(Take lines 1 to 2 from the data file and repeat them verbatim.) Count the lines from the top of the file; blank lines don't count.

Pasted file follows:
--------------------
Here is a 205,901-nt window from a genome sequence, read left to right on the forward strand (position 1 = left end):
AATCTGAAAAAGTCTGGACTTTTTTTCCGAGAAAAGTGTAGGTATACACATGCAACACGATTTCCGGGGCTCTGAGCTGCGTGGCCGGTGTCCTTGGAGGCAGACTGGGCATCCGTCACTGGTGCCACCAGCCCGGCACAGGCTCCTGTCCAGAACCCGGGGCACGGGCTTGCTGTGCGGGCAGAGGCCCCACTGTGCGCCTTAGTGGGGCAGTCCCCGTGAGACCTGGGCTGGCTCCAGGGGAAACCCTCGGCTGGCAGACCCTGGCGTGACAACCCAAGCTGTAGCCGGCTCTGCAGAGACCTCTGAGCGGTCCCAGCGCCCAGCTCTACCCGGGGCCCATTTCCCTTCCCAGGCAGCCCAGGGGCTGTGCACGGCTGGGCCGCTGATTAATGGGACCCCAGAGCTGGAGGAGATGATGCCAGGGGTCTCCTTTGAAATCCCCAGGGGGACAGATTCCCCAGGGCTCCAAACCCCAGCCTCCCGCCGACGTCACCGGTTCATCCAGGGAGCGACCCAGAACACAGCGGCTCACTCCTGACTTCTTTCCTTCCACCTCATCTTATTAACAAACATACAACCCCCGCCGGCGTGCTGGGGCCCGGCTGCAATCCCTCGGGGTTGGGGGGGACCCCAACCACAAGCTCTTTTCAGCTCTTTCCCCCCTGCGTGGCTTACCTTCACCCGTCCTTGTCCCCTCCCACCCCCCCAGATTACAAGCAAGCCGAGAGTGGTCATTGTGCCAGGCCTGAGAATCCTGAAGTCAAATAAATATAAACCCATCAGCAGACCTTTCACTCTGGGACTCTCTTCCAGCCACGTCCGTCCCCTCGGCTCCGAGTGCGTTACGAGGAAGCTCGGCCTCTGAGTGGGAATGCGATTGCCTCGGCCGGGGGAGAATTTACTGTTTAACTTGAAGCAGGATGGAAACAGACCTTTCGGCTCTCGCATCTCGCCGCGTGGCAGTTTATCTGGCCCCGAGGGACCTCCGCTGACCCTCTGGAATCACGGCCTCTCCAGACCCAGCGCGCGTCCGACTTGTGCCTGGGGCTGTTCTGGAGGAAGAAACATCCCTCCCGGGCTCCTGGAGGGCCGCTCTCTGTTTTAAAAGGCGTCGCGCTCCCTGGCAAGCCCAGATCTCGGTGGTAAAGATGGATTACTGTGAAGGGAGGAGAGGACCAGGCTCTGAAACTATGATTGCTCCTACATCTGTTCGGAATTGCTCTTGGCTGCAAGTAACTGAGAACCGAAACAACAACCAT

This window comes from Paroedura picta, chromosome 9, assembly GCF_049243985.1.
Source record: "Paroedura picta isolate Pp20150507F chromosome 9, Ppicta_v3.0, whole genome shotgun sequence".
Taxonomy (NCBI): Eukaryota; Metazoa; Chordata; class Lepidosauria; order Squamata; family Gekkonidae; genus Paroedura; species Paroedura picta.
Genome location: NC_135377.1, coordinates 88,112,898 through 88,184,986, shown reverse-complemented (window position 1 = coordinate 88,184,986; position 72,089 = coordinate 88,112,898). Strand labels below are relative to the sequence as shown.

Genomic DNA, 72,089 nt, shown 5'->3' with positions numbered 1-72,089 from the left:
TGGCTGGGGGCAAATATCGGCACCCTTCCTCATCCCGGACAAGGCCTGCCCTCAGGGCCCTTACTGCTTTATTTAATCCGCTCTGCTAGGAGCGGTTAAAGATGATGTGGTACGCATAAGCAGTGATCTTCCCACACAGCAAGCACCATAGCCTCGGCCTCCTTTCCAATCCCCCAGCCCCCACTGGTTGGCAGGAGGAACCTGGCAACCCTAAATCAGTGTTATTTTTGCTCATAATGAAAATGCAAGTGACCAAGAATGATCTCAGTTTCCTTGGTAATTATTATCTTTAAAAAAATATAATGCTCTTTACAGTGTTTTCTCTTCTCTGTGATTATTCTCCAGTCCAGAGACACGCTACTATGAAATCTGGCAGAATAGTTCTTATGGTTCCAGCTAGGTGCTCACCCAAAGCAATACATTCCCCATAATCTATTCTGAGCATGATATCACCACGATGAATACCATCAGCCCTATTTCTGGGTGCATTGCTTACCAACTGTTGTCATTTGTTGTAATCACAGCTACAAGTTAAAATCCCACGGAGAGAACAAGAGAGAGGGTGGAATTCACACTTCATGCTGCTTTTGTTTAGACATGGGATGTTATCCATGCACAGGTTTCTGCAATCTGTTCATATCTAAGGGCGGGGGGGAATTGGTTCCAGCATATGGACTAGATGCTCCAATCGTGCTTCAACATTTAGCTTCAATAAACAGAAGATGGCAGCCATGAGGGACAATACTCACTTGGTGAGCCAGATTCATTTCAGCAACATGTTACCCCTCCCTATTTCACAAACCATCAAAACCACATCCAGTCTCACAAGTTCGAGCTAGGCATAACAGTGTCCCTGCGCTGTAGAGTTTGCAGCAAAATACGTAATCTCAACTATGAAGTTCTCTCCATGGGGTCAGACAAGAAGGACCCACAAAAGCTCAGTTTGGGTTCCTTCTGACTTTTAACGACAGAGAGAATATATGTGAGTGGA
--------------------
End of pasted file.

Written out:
Here is a 205,901-nt window from a genome sequence, read left to right on the forward strand (position 1 = left end):
AATCTGAAAAAGTCTGGACTTTTTTTCCGAGAAAAGTGTAGGTATACACATGCAACACGATTTCCGGGGCTCTGAGCTGCGTGGCCGGTGTCCTTGGAGGCAGACTGGGCATCCGTCACTGGTGCCACCAGCCCGGCACAGGCTCCTGTCCAGAACCCGGGGCACGGGCTTGCTGTGCGGGCAGAGGCCCCACTGTGCGCCTTAGTGGGGCAGTCCCCGTGAGACCTGGGCTGGCTCCAGGGGAAACCCTCGGCTGGCAGACCCTGGCGTGACAACCCAAGCTGTAGCCGGCTCTGCAGAGACCTCTGAGCGGTCCCAGCGCCCAGCTCTACCCGGGGCCCATTTCCCTTCCCAGGCAGCCCAGGGGCTGTGCACGGCTGGGCCGCTGATTAATGGGACCCCAGAGCTGGAGGAGATGATGCCAGGGGTCTCCTTTGAAATCCCCAGGGGGACAGATTCCCCAGGGCTCCAAACCCCAGCCTCCCGCCGACGTCACCGGTTCATCCAGGGAGCGACCCAGAACACAGCGGCTCACTCCTGACTTCTTTCCTTCCACCTCATCTTATTAACAAACATACAACCCCCGCCGGCGTGCTGGGGCCCGGCTGCAATCCCTCGGGGTTGGGGGGGACCCCAACCACAAGCTCTTTTCAGCTCTTTCCCCCCTGCGTGGCTTACCTTCACCCGTCCTTGTCCCCTCCCACCCCCCCAGATTACAAGCAAGCCGAGAGTGGTCATTGTGCCAGGCCTGAGAATCCTGAAGTCAAATAAATATAAACCCATCAGCAGACCTTTCACTCTGGGACTCTCTTCCAGCCACGTCCGTCCCCTCGGCTCCGAGTGCGTTACGAGGAAGCTCGGCCTCTGAGTGGGAATGCGATTGCCTCGGCCGGGGGAGAATTTACTGTTTAACTTGAAGCAGGATGGAAACAGACCTTTCGGCTCTCGCATCTCGCCGCGTGGCAGTTTATCTGGCCCCGAGGGACCTCCGCTGACCCTCTGGAATCACGGCCTCTCCAGACCCAGCGCGCGTCCGACTTGTGCCTGGGGCTGTTCTGGAGGAAGAAACATCCCTCCCGGGCTCCTGGAGGGCCGCTCTCTGTTTTAAAAGGCGTCGCGCTCCCTGGCAAGCCCAGATCTCGGTGGTAAAGATGGATTACTGTGAAGGGAGGAGAGGACCAGGCTCTGAAACTATGATTGCTCCTACATCTGTTCGGAATTGCTCTTGGCTGCAAGTAACTGAGAACCGAAACAACAACCAT